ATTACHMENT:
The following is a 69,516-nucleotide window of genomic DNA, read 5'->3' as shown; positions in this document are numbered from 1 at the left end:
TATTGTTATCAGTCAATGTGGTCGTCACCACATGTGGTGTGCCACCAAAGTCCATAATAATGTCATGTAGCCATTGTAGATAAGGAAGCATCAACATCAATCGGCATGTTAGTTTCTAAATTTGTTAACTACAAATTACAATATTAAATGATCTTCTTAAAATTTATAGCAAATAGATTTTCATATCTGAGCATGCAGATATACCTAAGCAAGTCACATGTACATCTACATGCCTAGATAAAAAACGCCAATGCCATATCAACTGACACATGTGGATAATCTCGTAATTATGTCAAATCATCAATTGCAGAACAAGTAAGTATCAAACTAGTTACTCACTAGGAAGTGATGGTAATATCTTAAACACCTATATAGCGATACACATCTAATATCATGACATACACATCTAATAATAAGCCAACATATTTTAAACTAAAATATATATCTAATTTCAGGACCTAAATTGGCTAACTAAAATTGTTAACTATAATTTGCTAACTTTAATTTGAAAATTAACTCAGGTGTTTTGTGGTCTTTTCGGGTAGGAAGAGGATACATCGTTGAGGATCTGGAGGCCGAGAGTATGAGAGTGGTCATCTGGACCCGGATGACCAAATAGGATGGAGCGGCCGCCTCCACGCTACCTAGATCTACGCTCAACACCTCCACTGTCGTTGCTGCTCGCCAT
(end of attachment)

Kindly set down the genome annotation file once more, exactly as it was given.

The following is a 69,516-nucleotide window of genomic DNA, read 5'->3' as shown; positions in this document are numbered from 1 at the left end:
TATTGTTATCAGTCAATGTGGTCGTCACCACATGTGGTGTGCCACCAAAGTCCATAATAATGTCATGTAGCCATTGTAGATAAGGAAGCATCAACATCAATCGGCATGTTAGTTTCTAAATTTGTTAACTACAAATTACAATATTAAATGATCTTCTTAAAATTTATAGCAAATAGATTTTCATATCTGAGCATGCAGATATACCTAAGCAAGTCACATGTACATCTACATGCCTAGATAAAAAACGCCAATGCCATATCAACTGACACATGTGGATAATCTCGTAATTATGTCAAATCATCAATTGCAGAACAAGTAAGTATCAAACTAGTTACTCACTAGGAAGTGATGGTAATATCTTAAACACCTATATAGCGATACACATCTAATATCATGACATACACATCTAATAATAAGCCAACATATTTTAAACTAAAATATATATCTAATTTCAGGACCTAAATTGGCTAACTAAAATTGTTAACTATAATTTGCTAACTTTAATTTGAAAATTAACTCAGGTGTTTTGTGGTCTTTTCGGGTAGGAAGAGGATACATCGTTGAGGATCTGGAGGCCGAGAGTATGAGAGTGGTCATCTGGACCCGGATGACCAAATAGGATGGAGCGGCCGCCTCCACGCTACCTAGATCTACGCTCAACACCTCCACTGTCGTTGCTGCTCGCCAT